First, I was somewhat unprepared - I didn't know the names/roles of some of Obama's key advisors/counselors to help beat back the inexperience rap.

Second, I didn't light into Palin the way I should have. The english teacher kept comparing her lack of experience to Obama's, but I think that she has had plenty of experience to prove that she is not ready/worthy to be considered for VP or Prez. For more on this, read this summary: http://tothecenter.com/news.php?readmore=7405

And more and more. . . there is so much more to say, but i'll leave it here for the moment or this will never go up.

Sunday, September 28, 2008

what's up with your multiple blogs dude?

so just a quick update - i use this blog for many things - to keep a record of random happenings, my travels, music, etc. it has at times crossed over into the "professional", especially as much of my life is a nice melange of profeesional & personal. it will continue this way i presume. however, i'm also keeping a "strictly professional" blog over at erichludwig.com
just another rss feed to add to your reader. . . ;)

Monday, August 11, 2008

water water everywhere


our street - clark st in somerville, in the middle of the rain storm yesterday. . .

Thursday, July 24, 2008

Boston Modern Global Music update

I've spent the past two Wednesday nights at the MFA and have loved it! Great shows, great atmosphere, great dancing. I mean, where else can you dance outside in a gorgeous courtyard surrounded by huge trees and an huge art museum in the middle of the city! Plus the shows are done early for all you early to bedders.

There are a couple great shows coming up there that you should join me at. Next wednesday (July 30) Daby Toure will be bringing his sick guitar chops along with his band "Extra Golden", and then August 20th, there are 2 shows (early/late) which should knock your socks off. An african tribute to james brown featuring cheick lo, vieux farka toure (ali's son), and a couple members of james brown's original band (pee wee ellis is one of them).

Also coming up this weekend is Lowell Folk Festival, featuring my friend Balla Kouyate who is playing both days:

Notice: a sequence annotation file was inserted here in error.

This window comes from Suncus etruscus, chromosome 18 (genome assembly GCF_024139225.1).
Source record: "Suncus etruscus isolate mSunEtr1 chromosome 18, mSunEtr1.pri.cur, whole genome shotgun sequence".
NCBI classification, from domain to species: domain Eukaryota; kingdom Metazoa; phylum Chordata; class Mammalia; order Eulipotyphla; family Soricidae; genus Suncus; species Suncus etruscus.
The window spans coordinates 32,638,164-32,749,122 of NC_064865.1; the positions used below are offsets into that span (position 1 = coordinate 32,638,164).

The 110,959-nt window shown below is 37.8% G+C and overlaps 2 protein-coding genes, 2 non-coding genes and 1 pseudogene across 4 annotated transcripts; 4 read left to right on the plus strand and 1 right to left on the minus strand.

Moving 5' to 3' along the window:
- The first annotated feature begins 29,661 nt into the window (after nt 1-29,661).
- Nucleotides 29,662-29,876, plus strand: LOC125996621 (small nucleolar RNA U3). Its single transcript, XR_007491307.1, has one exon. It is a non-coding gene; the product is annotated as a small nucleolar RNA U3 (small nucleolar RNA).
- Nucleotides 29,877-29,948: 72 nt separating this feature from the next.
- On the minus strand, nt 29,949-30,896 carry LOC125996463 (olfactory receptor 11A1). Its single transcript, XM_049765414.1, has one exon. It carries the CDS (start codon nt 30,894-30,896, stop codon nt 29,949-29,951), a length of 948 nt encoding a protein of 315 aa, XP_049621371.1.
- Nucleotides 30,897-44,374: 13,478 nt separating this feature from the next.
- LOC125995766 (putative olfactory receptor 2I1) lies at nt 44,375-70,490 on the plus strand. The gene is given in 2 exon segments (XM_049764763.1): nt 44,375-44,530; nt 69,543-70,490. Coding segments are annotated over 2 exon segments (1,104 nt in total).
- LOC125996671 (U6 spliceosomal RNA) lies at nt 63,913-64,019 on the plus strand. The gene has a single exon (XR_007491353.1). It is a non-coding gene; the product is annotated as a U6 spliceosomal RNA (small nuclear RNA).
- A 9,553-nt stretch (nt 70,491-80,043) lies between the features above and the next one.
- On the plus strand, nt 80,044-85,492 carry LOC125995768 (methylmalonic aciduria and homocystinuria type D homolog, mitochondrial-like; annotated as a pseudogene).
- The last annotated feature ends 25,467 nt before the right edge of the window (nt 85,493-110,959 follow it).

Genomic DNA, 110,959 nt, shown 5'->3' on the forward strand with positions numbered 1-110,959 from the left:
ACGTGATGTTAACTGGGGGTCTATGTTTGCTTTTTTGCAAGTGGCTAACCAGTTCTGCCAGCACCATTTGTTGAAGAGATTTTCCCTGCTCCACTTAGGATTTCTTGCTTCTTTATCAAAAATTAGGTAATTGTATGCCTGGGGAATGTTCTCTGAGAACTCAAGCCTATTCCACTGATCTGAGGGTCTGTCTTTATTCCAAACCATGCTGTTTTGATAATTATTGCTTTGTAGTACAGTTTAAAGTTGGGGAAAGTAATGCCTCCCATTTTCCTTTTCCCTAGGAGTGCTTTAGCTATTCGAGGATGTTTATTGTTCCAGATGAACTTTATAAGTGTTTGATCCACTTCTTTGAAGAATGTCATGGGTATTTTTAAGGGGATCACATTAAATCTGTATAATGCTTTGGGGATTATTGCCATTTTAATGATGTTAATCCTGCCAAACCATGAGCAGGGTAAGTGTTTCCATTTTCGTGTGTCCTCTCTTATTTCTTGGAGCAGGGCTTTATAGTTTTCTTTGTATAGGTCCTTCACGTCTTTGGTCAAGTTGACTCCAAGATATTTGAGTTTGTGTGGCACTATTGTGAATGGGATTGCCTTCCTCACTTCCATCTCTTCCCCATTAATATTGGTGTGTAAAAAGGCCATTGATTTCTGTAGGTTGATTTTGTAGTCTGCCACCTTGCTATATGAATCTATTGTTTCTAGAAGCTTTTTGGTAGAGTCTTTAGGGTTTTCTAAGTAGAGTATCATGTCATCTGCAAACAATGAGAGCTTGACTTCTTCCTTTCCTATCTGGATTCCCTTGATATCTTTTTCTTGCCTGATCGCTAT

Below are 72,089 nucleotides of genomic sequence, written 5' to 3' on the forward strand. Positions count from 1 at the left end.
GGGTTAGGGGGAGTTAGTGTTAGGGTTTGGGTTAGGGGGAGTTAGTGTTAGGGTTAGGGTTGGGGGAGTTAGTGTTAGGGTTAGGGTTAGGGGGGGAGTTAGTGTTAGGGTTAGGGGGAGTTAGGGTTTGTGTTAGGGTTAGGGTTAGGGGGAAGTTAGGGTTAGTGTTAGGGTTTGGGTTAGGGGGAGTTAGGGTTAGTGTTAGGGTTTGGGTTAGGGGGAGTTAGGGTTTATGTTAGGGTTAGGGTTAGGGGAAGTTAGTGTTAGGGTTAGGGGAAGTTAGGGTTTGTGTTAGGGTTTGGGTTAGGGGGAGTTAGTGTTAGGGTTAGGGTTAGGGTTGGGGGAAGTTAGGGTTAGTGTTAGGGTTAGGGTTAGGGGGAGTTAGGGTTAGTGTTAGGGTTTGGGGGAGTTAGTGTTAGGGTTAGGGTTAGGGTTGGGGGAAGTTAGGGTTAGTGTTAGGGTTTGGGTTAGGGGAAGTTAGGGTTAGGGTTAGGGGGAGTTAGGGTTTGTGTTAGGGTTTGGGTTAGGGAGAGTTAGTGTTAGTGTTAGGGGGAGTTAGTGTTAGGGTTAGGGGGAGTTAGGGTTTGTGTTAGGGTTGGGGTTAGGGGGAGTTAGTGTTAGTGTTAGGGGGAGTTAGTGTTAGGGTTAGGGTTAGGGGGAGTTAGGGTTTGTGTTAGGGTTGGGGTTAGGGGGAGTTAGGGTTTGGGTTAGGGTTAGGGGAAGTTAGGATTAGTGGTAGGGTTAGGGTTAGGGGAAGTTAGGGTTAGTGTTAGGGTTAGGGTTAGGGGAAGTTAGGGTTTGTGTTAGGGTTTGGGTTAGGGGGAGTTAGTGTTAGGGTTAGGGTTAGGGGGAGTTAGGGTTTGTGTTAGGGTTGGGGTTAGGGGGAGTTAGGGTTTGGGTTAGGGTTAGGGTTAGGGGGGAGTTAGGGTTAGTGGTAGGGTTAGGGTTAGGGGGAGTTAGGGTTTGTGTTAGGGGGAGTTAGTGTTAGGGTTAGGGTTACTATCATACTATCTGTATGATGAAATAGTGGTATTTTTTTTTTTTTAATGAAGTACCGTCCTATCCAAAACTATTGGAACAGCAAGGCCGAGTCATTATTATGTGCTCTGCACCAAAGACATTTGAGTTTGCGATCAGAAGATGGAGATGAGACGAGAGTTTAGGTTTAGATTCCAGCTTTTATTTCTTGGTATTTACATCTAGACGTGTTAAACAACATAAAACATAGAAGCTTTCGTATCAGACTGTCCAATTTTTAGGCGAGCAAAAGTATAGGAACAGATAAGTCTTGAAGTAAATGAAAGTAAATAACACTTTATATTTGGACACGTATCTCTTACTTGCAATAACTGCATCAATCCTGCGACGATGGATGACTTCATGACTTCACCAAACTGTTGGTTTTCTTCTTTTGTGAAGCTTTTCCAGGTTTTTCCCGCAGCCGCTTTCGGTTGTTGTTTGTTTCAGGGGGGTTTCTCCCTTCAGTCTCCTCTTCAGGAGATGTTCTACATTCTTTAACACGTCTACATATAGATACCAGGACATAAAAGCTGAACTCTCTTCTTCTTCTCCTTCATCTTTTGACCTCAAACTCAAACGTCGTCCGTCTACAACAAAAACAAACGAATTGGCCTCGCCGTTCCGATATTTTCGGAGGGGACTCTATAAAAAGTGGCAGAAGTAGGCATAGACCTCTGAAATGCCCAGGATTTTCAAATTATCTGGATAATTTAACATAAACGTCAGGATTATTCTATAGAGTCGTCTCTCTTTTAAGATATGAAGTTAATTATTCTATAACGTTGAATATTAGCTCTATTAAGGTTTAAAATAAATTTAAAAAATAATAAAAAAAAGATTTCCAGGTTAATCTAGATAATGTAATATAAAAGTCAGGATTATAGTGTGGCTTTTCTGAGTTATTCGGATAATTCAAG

SAT July 26 - 3PM - Lee Street Stage
Duo with Pablo Dembele on Djembe and Banjo

SUN July 27 - 1 PM - JFK PLaza & 4PM - Boarding House Park
Balla and his band, World Vision

For more info:
http://www.lowellfolkfestival.org/schedule.html

Balla Kouyaté, from Mali, is a virtuoso player of an ancient instrument called the balafon, the West African ancestor of the marimba, the xylophone, the vibes, and a host of related instruments. Kouyate's family roots go back over 800 years to Balla Faséké Kouyaté, the keeper of the Sosso Bala, the first balafon, and the first of an unbroken line of djelis, or griots, in the Kouyaté clan. Kouyate, now based in Massachusetts, continues this classic tradition, with his brilliant, dazzling instrumental solos and original compositions. He will be accompanied by Sekou "Pablo" Dembele on Djembe and Banjo, Raja Kassis on Guitar, Thierno Camara on Bass and Mackane Kouyate on Calabash.

Next week also is a different sort of music - Rusty Belle - an americana/folk/really cool band is playing Lizard Lounge on thursday night (july 31). these guys played a wedding alli & i were at last weekend. we'll be there dancing away for sure.

As always, you can stay up to date by going here to see the upcoming calendar, and subscribe if you want to my list of shows:
http://soungalo.blogspot.com/2008/06/boston-modern-global-music-calendar_11.html

peace.

Friday, June 27, 2008

Thursday, June 26, 2008

your life. . .

is short. live it like you mean it.
or, for you techies and business school peeps:
"Your time is a zero-sum game, and only you can decide how to slice it up."

that's from david pogue, tech writer at the nytimes.

i think this is especially profound for me at this point in time due to the awful news of vinay's passing.
http://helpvinay.org/

i never actually met him, but did meet his wife and family and friends, and this man clearly inspired many people, and brought light into the lives of those around him during his time here. surely as much as any of us can hope for with our impact on this world.

Wednesday, June 11, 2008

Boston Modern Global Music Calendar View 2

I'm keeping a calendar of shows I think are "cool" or interesting on Google Calendar - details below if you want to view or subscribe.

subscribe:
XML: http://www.google.com/calendar/feeds/538m1pu2to3gekfet2mbkqb280%40group.calendar.google.com/public/basic

ICAL: http://www.google.com/calendar/ical/538m1pu2to3gekfet2mbkqb280%40group.calendar.google.com/public/basic.ics

HTML: http://www.google.com/calendar/embed?src=538m1pu2to3gekfet2mbkqb280%40group.calendar.google.com&ctz=America/New_York




Thursday, June 05, 2008

Still a young man

I got this email (below) today, which is good/bad news. The good news = I'm still a young man, and not part of the old boys club which decides who gets to participate and who does not. The bad news = I'm still on the outside looking in, and they (the insiders) still don't "get it". [explanation further down]

I just hope that we are not subjected to another "panel of everyone" open blab sessions run by my friend DV over at RPS. He really is my friend, but I am slightly bored and annoyed by this format. Especially since he's done it now for a few WOMEX's and APAP's in a row. And of course a little jealous cause I want to be running a real panel talking about really how to do new and innovative stuff with digital technology, and bringing in people who can explain and discuss their methods.